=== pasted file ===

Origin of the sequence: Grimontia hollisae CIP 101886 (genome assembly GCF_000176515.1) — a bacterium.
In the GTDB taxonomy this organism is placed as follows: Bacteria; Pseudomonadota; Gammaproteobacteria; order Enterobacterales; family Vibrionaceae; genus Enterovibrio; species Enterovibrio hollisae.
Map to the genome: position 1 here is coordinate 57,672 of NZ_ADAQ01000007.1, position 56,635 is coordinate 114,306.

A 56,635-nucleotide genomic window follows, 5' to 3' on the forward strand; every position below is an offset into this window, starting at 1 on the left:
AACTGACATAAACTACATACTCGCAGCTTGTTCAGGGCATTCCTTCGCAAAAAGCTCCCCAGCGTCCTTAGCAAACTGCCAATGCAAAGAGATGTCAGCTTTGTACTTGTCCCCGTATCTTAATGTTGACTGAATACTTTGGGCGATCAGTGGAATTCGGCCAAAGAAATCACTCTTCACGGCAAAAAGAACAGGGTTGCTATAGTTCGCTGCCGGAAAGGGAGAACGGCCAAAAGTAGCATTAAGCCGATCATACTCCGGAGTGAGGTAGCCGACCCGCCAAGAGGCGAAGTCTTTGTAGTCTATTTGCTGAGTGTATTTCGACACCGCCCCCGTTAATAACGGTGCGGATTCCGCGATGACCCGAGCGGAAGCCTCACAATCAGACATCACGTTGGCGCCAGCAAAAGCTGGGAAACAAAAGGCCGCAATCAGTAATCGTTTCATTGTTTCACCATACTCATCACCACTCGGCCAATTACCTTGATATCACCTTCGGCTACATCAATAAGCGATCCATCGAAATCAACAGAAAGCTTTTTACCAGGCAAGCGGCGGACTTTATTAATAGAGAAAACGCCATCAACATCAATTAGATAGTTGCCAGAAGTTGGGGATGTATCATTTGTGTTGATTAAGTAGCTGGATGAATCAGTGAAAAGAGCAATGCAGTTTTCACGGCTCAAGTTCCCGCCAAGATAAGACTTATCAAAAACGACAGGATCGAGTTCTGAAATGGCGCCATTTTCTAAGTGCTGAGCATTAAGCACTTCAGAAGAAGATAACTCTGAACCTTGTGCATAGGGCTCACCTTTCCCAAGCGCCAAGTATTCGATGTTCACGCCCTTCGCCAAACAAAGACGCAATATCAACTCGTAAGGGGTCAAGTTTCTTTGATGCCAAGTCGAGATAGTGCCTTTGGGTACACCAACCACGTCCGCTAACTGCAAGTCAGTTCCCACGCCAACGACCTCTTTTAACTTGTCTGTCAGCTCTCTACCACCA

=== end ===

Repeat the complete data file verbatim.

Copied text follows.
Origin of the sequence: Grimontia hollisae CIP 101886 (genome assembly GCF_000176515.1) — a bacterium.
In the GTDB taxonomy this organism is placed as follows: Bacteria; Pseudomonadota; Gammaproteobacteria; order Enterobacterales; family Vibrionaceae; genus Enterovibrio; species Enterovibrio hollisae.
Map to the genome: position 1 here is coordinate 57,672 of NZ_ADAQ01000007.1, position 56,635 is coordinate 114,306.

A 56,635-nucleotide genomic window follows, 5' to 3' on the forward strand; every position below is an offset into this window, starting at 1 on the left:
AACTGACATAAACTACATACTCGCAGCTTGTTCAGGGCATTCCTTCGCAAAAAGCTCCCCAGCGTCCTTAGCAAACTGCCAATGCAAAGAGATGTCAGCTTTGTACTTGTCCCCGTATCTTAATGTTGACTGAATACTTTGGGCGATCAGTGGAATTCGGCCAAAGAAATCACTCTTCACGGCAAAAAGAACAGGGTTGCTATAGTTCGCTGCCGGAAAGGGAGAACGGCCAAAAGTAGCATTAAGCCGATCATACTCCGGAGTGAGGTAGCCGACCCGCCAAGAGGCGAAGTCTTTGTAGTCTATTTGCTGAGTGTATTTCGACACCGCCCCCGTTAATAACGGTGCGGATTCCGCGATGACCCGAGCGGAAGCCTCACAATCAGACATCACGTTGGCGCCAGCAAAAGCTGGGAAACAAAAGGCCGCAATCAGTAATCGTTTCATTGTTTCACCATACTCATCACCACTCGGCCAATTACCTTGATATCACCTTCGGCTACATCAATAAGCGATCCATCGAAATCAACAGAAAGCTTTTTACCAGGCAAGCGGCGGACTTTATTAATAGAGAAAACGCCATCAACATCAATTAGATAGTTGCCAGAAGTTGGGGATGTATCATTTGTGTTGATTAAGTAGCTGGATGAATCAGTGAAAAGAGCAATGCAGTTTTCACGGCTCAAGTTCCCGCCAAGATAAGACTTATCAAAAACGACAGGATCGAGTTCTGAAATGGCGCCATTTTCTAAGTGCTGAGCATTAAGCACTTCAGAAGAAGATAACTCTGAACCTTGTGCATAGGGCTCACCTTTCCCAAGCGCCAAGTATTCGATGTTCACGCCCTTCGCCAAACAAAGACGCAATATCAACTCGTAAGGGGTCAAGTTTCTTTGATGCCAAGTCGAGATAGTGCCTTTGGGTACACCAACCACGTCCGCTAACTGCAAGTCAGTTCCCACGCCAACGACCTCTTTTAACTTGTCTGTCAGCTCTCTACCACCA